Have you been enjoying the samplings featured throughout the Geek Feast Blog Hop? If not, go check them out! The Geeky Chef Cookbook bundle giveaway will end Friday at 11:59.
Today we have a special guest joining us. Evangeline Denmark. Her debut novel, Curio, will be releasing next month. A story I am devouring at the moment. A story filled with porcelain and clockwork people, chemists and alchemists, and adventure all wrapped up in a genre catching a lot of attention: Steampunk. Several years ago, I didn’t even know what that was, but Ms. Denmark is here to share her thoughts on it. And yes, I did think of Wild, Wild West. Ha!
So without further ado, please welcome Evangeline Denmark!
I cringe when I get the question, “What is Steampunk?” I can’t really answer with any degree of clarity. Usually I say something like, “Well, the short answer is “Victorian Science Fiction’ and the long answer is ‘Google it.’” Then I mumble about steam-powered devices, clockwork, and a Victorian aesthetic. And then if the poor person who asked the question (and now clearly regrets it) still doesn’t understand, I say, “Do you remember the movie Wild, Wild West?” For some reason everyone remembers this crazy movie, and it provides a touchstone for the complex genre I blundered into when I wrote CURIO.
I was a fan of Steampunk elements in Cassandra Clare’s The Infernal Devices series and Scott Westerfeld’s Leviathan, but I didn’t intend to write it. And then suddenly I was. Steam power and clockwork fit into the world I created inside an enchanted curio cabinet, and I built on the idea of wind-up toys and living porcelain creatures operating on steam. My publisher wanted even more Steampunk elements and so Mercury City, Grey’s home, received a makeover that included a time period change and some far-fetched touches like chug boats, hydraulic mining suits, and gauntlet writers—the equivalent of an early 20th Century tablet.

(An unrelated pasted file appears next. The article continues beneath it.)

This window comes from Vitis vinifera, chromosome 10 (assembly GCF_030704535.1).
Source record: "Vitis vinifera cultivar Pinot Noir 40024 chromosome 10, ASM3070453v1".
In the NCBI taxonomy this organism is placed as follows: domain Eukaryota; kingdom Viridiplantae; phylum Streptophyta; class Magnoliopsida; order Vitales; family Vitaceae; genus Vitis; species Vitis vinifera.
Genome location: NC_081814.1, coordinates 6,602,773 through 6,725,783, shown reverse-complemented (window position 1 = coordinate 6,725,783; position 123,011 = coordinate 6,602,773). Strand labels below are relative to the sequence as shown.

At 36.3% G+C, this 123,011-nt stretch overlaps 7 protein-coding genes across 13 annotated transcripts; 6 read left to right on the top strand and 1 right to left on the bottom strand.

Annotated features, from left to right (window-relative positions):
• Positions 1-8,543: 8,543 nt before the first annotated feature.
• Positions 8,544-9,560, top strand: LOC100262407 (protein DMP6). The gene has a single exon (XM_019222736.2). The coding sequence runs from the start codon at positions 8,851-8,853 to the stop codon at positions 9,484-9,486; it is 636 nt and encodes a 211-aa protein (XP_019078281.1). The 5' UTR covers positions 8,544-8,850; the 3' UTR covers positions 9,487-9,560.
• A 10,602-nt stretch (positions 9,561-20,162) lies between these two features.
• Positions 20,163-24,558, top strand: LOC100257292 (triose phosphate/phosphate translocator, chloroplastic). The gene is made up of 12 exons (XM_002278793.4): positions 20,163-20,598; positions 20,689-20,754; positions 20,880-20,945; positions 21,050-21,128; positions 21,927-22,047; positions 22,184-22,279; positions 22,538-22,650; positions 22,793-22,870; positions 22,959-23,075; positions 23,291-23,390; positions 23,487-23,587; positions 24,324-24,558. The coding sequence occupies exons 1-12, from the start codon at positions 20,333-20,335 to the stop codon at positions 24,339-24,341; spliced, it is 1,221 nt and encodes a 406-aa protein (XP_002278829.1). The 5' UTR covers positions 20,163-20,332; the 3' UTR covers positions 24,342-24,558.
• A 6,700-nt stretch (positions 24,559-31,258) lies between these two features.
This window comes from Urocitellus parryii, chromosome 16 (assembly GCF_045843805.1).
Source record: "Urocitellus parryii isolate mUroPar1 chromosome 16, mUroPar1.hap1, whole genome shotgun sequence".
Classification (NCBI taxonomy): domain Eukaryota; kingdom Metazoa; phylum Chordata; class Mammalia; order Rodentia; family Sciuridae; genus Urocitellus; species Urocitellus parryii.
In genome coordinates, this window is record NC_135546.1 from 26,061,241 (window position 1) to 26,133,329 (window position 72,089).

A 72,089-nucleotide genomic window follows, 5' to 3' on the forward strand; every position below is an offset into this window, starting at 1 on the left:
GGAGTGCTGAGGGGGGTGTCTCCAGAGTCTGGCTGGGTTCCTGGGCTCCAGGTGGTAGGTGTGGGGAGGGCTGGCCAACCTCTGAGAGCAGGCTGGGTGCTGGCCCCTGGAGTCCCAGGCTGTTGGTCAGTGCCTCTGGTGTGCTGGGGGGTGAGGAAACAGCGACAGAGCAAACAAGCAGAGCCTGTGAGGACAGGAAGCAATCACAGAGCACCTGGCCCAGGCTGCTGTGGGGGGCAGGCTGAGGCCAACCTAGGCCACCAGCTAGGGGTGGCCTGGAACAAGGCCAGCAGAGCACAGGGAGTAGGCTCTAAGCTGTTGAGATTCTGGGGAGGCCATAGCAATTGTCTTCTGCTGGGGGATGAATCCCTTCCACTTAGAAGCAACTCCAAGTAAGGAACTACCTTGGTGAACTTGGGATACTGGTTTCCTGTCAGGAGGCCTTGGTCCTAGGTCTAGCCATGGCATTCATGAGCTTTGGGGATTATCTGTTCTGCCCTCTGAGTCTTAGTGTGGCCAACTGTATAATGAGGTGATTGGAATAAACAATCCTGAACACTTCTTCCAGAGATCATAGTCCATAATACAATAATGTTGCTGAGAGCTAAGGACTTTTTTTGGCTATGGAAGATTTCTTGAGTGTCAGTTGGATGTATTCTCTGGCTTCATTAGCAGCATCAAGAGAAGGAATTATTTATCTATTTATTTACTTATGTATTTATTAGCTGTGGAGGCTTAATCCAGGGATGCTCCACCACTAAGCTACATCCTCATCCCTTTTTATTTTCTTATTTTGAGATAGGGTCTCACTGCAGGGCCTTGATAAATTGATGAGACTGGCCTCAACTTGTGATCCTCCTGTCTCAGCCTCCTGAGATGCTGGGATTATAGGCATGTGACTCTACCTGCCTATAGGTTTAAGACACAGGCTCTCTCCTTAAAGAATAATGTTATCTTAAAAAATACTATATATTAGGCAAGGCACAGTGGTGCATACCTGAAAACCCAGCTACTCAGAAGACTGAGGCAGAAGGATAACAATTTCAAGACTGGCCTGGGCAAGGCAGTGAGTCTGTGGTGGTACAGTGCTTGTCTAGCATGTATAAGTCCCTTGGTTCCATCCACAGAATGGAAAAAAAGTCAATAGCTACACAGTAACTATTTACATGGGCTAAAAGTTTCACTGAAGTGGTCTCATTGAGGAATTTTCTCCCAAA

But along the way I figured out what appeals to me about the genre and that’s the punk aspect. The term punk usually refers to someone considered undesirable or to some iteration of a countercultural movement that includes outlandish clothing, behavior, and ideology. But here’s the thing, as we look at history we can easily pick out the accepted societal norms that were harmful, even devastating, to individuals who fell outside that society’s measure of value. Class systems and slavery are perfect examples. Anyone rebelling against those social orders could be termed a punk, and yet, with hindsight, we want to say, “Why didn’t you listen to the revolutionaries speaking the truth?”
Steampunk works of fiction often contain strong themes of social injustice. There’s a sharp contrast between those in power and those struggling to get by, often with ingenious, makeshift tools and a fierce drive to survive or protect. They include characters on the fringes of society who see things a different way and succeed because of it. Underdogs, oddballs, misfits, and the disenfranchised are the heroes of these stories.
Are you onboard yet?
We’ve all been there—on the outside. It doesn’t matter how popular someone was in high school or how easy it may seem for her to do that thing that makes you tremble. We have all been in a situation where we were the odd duck. And it’s that shared experience that makes the Steampunk genre for everyone. You don’t have to be fascinated by Victorian England. You don’t have to be techy. You don’t have to have a working knowledge of steam locomotives. I don’t.
You just have to bring yourself to the story. Your experiences and your wounds and your desire for justice. I know it’s there.
Instead of answering, “What is Steampunk?” I like to ask, “What is Steampunk to you?” This genre, this community is open for everyone. So bring your interests, your hobbies, and your viewpoint, the more off-kilter the better.
Evangeline Denmark cannot sing. The tragic discovery of this truth led to bouts of angst-ridden poetry writing in her teens, several ill-advised relationships with literary characters, and the compulsive creation of her own fictional worlds. Having found her true voice, Evangeline now writes fiction with hints of whimsy, glimmers of fantasy, and strokes of the supernatural.
Her debut novel, Curio, a young adult steampunk fantasy, releases January 2016. She has also co-authored two children’s books, The Dragon and the Turtle and The Dragon and the Turtle Go on Safari (Waterbrook Press.)
Evangeline lives in Colorado in a house stuffed full of animals and creative people that would surely go to ruin were it not for the watchful eye of a cattle dog named Willie.
Curio releases January 5th, 2016!
Right now, her publisher is running a special pre-order promotion this month. If you pre-order Curio, you will receive these beautiful charms. >>>
How cool is that? For more information, click through to Evangeline Denmark’s website.
Have a great rest of the week!